From news hijacking to poor crisis management – did the IOC learn from Rio Olympics – here’s our verdict

It’s finally arrived. The Tokyo 2021 Olympics, delayed by a year due to Covid disruption, is on our screens, with the usual suspects – and some breakthrough athletes as young as thirteen and as old as 62 – clinching medals and writing their names into the history books in the process. But with a wave of controversies in all shapes and sizes, have Olympic organisers learned from the gaffes experienced in the Rio Olympics five years ago?

At the time, the IBA team took a detailed look at ‘PoolGate’ – the mishap that saw divers competing for Gold in a bizarre, murky green pool. This quickly took social media by storm, with athletes, pundits and spectators alike weighing in.

Our rating at the time? A bronze medal for the Olympic PR office.

Following a string of headlines ranging from athletes seeking asylum in Japan to being expelled due to breaking Covid restrictions, it looks set to be another consecutive Games ruffled by controversy. Yes, what would it be without Donald Trump weighing in against woke football, and a recurring Russian controversy – this time how a nation called ROC is allowed to compete.  And yes again, we’ve seen Twitter exploding over Simone Biles’ decision to take herself out of many individual gymnastic events, and the debate over Laurel Hubbard’s inclusion. But we’ve seen the enormous wealth of other talent that also competed in the games, with near flawless performances.

But this time the IOC has not entered into the Twitter debates but dealt quickly and firmly with all incidents, justifying their responses where possible and pledging future detailed investigations elsewhere.

Our verdict is that either by ducking or by robust responses to these events, the Tokyo organisers have certainly earned a place on the podium – we’ll leave the final medal decision up to you, the reader.

Enjoy our Olympic blast from the past in this week’s throwback Friday.

In PR terms there’s nothing worse than something unraveling in front of your eyes, while you have absolutely no control over it. But now I think about it, there probably is – have it happen at the most televised, watched and written about sporting event on the planet.

That’s exactly what unfolded this week at the Rio Olympics, during the final of the women’s synchronised 10m platform. Athletes, spectators and global viewers witnessed the diving pool gradually changing from a clear azure blue to murky green.

The Olympic press office has already been dealing with negative pre-games media attention. First the International Olympic Committee’s highly controversial decision to allow Russian athletes to compete in the games was countered by the International Paralympic Committee’s decision to impose an outright ban – and another dropping of the PR baton. Meanwhile, another media focus point was the highly polluted waters of Rio’s Guanabara Bay, where the sailing regatta is taking place.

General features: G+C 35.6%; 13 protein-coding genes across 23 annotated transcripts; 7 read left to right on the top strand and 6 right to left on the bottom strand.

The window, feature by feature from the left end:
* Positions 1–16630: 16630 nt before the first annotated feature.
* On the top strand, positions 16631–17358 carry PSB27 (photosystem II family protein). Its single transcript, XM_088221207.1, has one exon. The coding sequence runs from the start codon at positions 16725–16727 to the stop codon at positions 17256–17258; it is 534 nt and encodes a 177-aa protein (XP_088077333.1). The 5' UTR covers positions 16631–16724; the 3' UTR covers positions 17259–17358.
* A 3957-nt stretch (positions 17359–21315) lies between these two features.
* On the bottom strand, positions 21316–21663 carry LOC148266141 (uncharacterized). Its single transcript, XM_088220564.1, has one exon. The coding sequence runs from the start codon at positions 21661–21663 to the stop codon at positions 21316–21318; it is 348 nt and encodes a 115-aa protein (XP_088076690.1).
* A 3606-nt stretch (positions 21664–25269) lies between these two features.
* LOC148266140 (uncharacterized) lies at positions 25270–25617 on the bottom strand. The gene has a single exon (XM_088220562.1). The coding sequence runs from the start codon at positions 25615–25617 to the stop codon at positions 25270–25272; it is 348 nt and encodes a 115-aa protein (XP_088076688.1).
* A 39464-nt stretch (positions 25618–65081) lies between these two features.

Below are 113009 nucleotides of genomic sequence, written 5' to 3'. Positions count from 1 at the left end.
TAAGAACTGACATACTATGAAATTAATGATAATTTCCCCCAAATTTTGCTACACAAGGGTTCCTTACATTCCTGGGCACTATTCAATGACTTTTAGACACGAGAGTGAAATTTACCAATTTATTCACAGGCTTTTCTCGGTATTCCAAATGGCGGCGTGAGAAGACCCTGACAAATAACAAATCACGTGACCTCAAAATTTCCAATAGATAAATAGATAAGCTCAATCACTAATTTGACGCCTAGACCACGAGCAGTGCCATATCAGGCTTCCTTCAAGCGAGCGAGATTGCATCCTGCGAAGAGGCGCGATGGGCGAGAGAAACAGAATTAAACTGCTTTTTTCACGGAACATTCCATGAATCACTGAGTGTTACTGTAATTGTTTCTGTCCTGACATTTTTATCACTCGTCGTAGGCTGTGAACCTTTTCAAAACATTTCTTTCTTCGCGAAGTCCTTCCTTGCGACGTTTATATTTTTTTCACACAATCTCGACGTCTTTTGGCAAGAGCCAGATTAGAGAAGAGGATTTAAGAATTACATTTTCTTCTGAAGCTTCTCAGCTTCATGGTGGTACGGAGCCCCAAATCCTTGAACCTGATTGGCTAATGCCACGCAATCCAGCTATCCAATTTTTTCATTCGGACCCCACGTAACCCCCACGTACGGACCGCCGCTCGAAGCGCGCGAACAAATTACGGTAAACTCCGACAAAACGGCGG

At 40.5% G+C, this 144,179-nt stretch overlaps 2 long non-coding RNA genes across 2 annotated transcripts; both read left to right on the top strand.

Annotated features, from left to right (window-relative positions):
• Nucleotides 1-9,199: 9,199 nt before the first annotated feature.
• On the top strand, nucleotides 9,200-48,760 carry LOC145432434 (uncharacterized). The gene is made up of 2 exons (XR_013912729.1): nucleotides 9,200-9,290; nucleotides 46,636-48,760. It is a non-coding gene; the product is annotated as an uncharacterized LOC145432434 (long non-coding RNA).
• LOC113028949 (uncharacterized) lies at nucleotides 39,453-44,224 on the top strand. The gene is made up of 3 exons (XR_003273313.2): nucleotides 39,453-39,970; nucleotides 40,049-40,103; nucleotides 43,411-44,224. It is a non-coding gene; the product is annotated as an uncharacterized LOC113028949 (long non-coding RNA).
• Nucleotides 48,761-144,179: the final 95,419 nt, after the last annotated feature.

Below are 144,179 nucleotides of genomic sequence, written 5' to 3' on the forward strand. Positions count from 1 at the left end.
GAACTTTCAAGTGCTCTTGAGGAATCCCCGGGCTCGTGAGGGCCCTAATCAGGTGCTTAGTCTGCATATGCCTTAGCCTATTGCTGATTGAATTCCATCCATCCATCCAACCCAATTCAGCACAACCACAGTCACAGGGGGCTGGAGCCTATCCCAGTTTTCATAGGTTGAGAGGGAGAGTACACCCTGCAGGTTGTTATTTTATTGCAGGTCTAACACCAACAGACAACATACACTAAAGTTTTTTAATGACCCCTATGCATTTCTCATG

The last thing the press office needed was pollution spreading to the purpose-built Maria Lenk Aquatic Center. British medal-winning diver Tom Daley added to his respected role of diving industry influencer by tweeting to his 2.5 million followers.

Ermmm…what happened?! — Tom Daley (@TomDaley1994) August 9, 2016

Tom’s Tweet amplified the story, triggering a barrage of Tweets about #GreenPool.

High scoring hot-topic heist Meanwhile, Clorox picked up the PR baton and ran with it.

Pools have bleachable moments too — Clorox (@Clorox) August 10, 2016

In the PR business we call this tactic ‘hijacking’ trending media topics to gain journalist, prospect and customer attention, see one of our recent blogs.

Clorox received over 1,000 likes and 450 retweets of this tongue-in-cheek photo. To put this into context its social account usually gets around 20-40 total likes and retweets for a post.

In fact the Tweet’s reach went even further than that. Journalists are now commonly putting together ‘how social media reacted’ stories around trending topics. The Clorox Tweet was used by national publications around the world – NBC in the US, The Guardian in the UK, HR3 in Germany and even the Huffington Post in Greece.

I’d score that a 10.0.

Gold medal public relations? But what to award to the Olympic press office?

You might think from the above that the press team would find themselves out of the medals, perhaps not even qualifying for the team final.

Yet actually, let’s look at how they responded to the green pool incident. Firstly after testing the water, a short statement from the official Twitter account.

The water quality at the Maria Lenk Aquatics Centre was tested and there were no risks for the athletes. We are investigating the cause. — Rio 2016 (@Rio2016_en) 9 August 2016

So the organizers showed themselves to be on the case while assuaging any fears for athlete’s health, all in 140 characters. Remember, you’re always best to respond through the same media if you have the ’instant rebuttal’.

A statement followed. “As a result, the pH level of the water was outside the usual range, causing the discoloration. The FINA Sport Medicine Committee conducted tests on the water quality and concluded that there was no risk to the health and safety of the athletes, and no reason for the competition to be affected.”

A straightforward answer nipping all this in the bud, and since then even Tom Daley himself has defended the green pool – great third party influencer endorsement.

So perhaps a tentative bronze medal for the press office. They have coined this the Green Games after all!

Jamie Kightley is Head of iBAengage at IBA International

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